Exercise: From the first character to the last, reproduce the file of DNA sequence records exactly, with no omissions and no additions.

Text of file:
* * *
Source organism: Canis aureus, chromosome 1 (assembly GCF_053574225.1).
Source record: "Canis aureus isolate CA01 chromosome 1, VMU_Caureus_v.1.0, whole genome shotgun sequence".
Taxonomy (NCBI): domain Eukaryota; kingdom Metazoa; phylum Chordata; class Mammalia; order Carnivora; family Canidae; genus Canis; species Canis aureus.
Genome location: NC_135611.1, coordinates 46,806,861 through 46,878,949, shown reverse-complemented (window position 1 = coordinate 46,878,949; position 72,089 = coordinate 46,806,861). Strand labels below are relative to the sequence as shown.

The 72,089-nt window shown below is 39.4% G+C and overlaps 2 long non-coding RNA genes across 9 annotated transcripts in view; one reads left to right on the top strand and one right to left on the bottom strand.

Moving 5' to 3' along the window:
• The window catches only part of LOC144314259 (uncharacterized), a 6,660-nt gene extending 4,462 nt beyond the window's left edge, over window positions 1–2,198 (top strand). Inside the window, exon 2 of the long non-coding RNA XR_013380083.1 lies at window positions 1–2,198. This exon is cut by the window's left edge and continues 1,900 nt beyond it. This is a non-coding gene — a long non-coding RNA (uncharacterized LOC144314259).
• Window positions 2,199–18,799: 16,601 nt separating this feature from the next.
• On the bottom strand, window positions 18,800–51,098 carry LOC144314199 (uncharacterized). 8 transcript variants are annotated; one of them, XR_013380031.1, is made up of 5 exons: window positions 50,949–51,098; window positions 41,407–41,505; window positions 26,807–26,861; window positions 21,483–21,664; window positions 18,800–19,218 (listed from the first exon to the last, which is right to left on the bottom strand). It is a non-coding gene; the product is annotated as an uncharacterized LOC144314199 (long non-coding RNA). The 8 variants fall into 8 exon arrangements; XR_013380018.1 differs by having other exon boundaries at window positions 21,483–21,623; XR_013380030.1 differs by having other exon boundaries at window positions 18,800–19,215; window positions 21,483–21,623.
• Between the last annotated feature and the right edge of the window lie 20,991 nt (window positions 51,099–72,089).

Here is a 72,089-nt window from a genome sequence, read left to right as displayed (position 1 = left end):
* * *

Source organism: Canis aureus, chromosome 1 (assembly GCF_053574225.1).
Source record: "Canis aureus isolate CA01 chromosome 1, VMU_Caureus_v.1.0, whole genome shotgun sequence".
Taxonomy (NCBI): domain Eukaryota; kingdom Metazoa; phylum Chordata; class Mammalia; order Carnivora; family Canidae; genus Canis; species Canis aureus.
Genome location: NC_135611.1, coordinates 46,806,861 through 46,878,949, shown reverse-complemented (window position 1 = coordinate 46,878,949; position 72,089 = coordinate 46,806,861). Strand labels below are relative to the sequence as shown.

The 72,089-nt window shown below is 39.4% G+C and overlaps 2 long non-coding RNA genes across 9 annotated transcripts in view; one reads left to right on the top strand and one right to left on the bottom strand.

Moving 5' to 3' along the window:
• The window catches only part of LOC144314259 (uncharacterized), a 6,660-nt gene extending 4,462 nt beyond the window's left edge, over window positions 1–2,198 (top strand). Inside the window, exon 2 of the long non-coding RNA XR_013380083.1 lies at window positions 1–2,198. This exon is cut by the window's left edge and continues 1,900 nt beyond it. This is a non-coding gene — a long non-coding RNA (uncharacterized LOC144314259).
• Window positions 2,199–18,799: 16,601 nt separating this feature from the next.
• On the bottom strand, window positions 18,800–51,098 carry LOC144314199 (uncharacterized). 8 transcript variants are annotated; one of them, XR_013380031.1, is made up of 5 exons: window positions 50,949–51,098; window positions 41,407–41,505; window positions 26,807–26,861; window positions 21,483–21,664; window positions 18,800–19,218 (listed from the first exon to the last, which is right to left on the bottom strand). It is a non-coding gene; the product is annotated as an uncharacterized LOC144314199 (long non-coding RNA). The 8 variants fall into 8 exon arrangements; XR_013380018.1 differs by having other exon boundaries at window positions 21,483–21,623; XR_013380030.1 differs by having other exon boundaries at window positions 18,800–19,215; window positions 21,483–21,623.
• Between the last annotated feature and the right edge of the window lie 20,991 nt (window positions 51,099–72,089).

Here is a 72,089-nt window from a genome sequence, read left to right as displayed (position 1 = left end):